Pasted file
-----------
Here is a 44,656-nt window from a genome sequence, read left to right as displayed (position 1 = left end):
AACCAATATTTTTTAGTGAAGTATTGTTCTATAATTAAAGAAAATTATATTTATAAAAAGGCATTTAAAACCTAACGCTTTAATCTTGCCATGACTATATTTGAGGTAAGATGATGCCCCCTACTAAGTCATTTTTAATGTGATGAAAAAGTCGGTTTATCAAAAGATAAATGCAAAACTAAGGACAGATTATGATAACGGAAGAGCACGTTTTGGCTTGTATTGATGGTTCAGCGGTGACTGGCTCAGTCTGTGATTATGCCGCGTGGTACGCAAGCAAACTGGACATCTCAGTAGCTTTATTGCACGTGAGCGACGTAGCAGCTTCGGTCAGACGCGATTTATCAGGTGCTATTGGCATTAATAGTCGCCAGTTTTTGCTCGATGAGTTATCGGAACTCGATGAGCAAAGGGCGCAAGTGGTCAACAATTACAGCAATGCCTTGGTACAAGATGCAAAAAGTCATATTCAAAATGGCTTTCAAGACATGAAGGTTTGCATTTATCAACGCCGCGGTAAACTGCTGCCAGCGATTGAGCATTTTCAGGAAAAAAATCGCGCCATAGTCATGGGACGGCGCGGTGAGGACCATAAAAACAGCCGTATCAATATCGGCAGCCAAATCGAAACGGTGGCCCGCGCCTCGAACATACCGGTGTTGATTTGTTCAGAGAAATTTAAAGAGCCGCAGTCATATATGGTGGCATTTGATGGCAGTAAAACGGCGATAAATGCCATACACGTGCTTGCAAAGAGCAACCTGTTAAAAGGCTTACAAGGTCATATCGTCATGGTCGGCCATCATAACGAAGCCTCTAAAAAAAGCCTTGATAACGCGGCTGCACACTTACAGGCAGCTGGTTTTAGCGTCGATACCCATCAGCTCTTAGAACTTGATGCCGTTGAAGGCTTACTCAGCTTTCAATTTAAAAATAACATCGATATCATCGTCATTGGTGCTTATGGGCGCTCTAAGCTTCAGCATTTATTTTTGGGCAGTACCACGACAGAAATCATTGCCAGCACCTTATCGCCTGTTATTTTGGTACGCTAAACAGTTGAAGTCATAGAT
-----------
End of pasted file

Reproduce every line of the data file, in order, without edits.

Here is a 44,656-nt window from a genome sequence, read left to right as displayed (position 1 = left end):
AACCAATATTTTTTAGTGAAGTATTGTTCTATAATTAAAGAAAATTATATTTATAAAAAGGCATTTAAAACCTAACGCTTTAATCTTGCCATGACTATATTTGAGGTAAGATGATGCCCCCTACTAAGTCATTTTTAATGTGATGAAAAAGTCGGTTTATCAAAAGATAAATGCAAAACTAAGGACAGATTATGATAACGGAAGAGCACGTTTTGGCTTGTATTGATGGTTCAGCGGTGACTGGCTCAGTCTGTGATTATGCCGCGTGGTACGCAAGCAAACTGGACATCTCAGTAGCTTTATTGCACGTGAGCGACGTAGCAGCTTCGGTCAGACGCGATTTATCAGGTGCTATTGGCATTAATAGTCGCCAGTTTTTGCTCGATGAGTTATCGGAACTCGATGAGCAAAGGGCGCAAGTGGTCAACAATTACAGCAATGCCTTGGTACAAGATGCAAAAAGTCATATTCAAAATGGCTTTCAAGACATGAAGGTTTGCATTTATCAACGCCGCGGTAAACTGCTGCCAGCGATTGAGCATTTTCAGGAAAAAAATCGCGCCATAGTCATGGGACGGCGCGGTGAGGACCATAAAAACAGCCGTATCAATATCGGCAGCCAAATCGAAACGGTGGCCCGCGCCTCGAACATACCGGTGTTGATTTGTTCAGAGAAATTTAAAGAGCCGCAGTCATATATGGTGGCATTTGATGGCAGTAAAACGGCGATAAATGCCATACACGTGCTTGCAAAGAGCAACCTGTTAAAAGGCTTACAAGGTCATATCGTCATGGTCGGCCATCATAACGAAGCCTCTAAAAAAAGCCTTGATAACGCGGCTGCACACTTACAGGCAGCTGGTTTTAGCGTCGATACCCATCAGCTCTTAGAACTTGATGCCGTTGAAGGCTTACTCAGCTTTCAATTTAAAAATAACATCGATATCATCGTCATTGGTGCTTATGGGCGCTCTAAGCTTCAGCATTTATTTTTGGGCAGTACCACGACAGAAATCATTGCCAGCACCTTATCGCCTGTTATTTTGGTACGCTAAACAGTTGAAGTCATAGAT